Degree Type

Honors Capstone Project

Date of Submission

Spring 5-1-2009

Capstone Advisor

Professor Mike Goode

Honors Reader

Professor Claudia Klaver

Capstone Major


Capstone College

Arts and Science

Audio/Visual Component


Capstone Prize Winner


Won Capstone Funding


Honors Categories


Subject Categories

English Language and Literature | Other English Language and Literature


In a literary world in which a girl is capable of passing herself off as a man and a young boy is pleased when others tell him that he is “as if [he] were a girl,” one questions what defines masculinity (MacDonald, ABNW 146). These individuals are two characters created by the Scottish novelists George MacDonald and Robert Louis Stevenson in the late 1800s. This project analyzes how novels by MacDonald and Stevenson depict boyhood and includes MacDonald’s At the Back of the North Wind (1871), The Princess and the Goblin (1872), and The Princess and Curdie (1883) as well as Stevenson’s Treasure Island (1883), Kidnapped (1886), and The Black Arrow (1888). It argues that the novels of MacDonald and Stevenson envisioned boyhood as a stage in life in which one must learn how to govern one’s own person, with an eye towards learning how to govern others without the use of violence.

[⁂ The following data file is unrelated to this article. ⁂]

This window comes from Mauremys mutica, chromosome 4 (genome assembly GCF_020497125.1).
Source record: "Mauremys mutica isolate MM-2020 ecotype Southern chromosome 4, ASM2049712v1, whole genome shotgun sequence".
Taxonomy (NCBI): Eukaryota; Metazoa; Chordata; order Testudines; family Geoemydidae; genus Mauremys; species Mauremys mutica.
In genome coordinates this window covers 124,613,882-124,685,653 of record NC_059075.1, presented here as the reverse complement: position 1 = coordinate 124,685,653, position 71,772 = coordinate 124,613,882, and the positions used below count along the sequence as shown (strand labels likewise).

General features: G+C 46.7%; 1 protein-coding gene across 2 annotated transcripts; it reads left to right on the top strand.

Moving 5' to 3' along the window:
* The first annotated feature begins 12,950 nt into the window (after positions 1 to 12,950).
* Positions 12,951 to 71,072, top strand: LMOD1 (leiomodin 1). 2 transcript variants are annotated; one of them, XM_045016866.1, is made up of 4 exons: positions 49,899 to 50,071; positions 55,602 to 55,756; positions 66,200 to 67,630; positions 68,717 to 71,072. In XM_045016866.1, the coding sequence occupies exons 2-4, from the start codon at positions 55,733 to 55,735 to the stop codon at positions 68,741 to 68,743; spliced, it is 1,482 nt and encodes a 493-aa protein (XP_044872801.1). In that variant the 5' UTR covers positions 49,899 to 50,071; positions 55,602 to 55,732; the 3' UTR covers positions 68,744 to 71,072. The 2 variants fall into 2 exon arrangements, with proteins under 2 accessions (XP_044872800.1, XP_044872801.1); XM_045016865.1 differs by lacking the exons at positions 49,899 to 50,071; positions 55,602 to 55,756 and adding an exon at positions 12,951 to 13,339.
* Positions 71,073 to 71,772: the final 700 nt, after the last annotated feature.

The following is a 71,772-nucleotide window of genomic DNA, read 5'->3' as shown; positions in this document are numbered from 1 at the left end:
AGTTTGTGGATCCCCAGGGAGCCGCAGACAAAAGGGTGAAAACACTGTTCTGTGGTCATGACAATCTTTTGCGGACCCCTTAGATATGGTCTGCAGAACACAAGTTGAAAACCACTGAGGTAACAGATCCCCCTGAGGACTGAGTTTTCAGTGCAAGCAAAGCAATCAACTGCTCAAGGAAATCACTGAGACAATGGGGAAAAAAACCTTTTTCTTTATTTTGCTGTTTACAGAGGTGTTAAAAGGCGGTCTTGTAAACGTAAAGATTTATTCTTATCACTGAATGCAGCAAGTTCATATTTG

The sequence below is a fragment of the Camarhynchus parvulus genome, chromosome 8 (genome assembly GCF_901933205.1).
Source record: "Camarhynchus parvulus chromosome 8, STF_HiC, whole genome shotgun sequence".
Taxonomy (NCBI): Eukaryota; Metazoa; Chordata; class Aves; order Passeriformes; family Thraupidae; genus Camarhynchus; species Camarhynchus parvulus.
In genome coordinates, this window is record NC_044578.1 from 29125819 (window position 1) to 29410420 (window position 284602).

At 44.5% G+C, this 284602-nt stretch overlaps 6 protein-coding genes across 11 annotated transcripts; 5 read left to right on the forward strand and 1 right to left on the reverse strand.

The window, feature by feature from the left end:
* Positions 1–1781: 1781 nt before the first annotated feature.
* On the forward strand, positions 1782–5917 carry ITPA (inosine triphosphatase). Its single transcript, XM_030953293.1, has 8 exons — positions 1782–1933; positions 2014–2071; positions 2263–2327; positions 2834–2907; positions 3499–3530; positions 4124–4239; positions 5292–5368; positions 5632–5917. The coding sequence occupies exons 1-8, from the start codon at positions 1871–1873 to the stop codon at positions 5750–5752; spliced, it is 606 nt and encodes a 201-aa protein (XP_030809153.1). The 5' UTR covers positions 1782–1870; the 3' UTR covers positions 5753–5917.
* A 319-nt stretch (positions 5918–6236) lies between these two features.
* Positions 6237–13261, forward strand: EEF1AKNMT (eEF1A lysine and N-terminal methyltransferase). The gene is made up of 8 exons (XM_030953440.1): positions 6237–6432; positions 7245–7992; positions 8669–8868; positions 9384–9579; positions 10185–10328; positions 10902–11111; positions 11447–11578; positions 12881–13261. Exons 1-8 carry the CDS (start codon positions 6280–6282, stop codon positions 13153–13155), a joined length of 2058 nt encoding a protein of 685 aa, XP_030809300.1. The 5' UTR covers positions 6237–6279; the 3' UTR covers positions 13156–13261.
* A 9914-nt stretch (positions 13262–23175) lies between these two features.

Creative Commons License

Creative Commons Attribution-Noncommercial-No Derivative Works 3.0 License
This work is licensed under a Creative Commons Attribution-Noncommercial-No Derivative Works 3.0 License.



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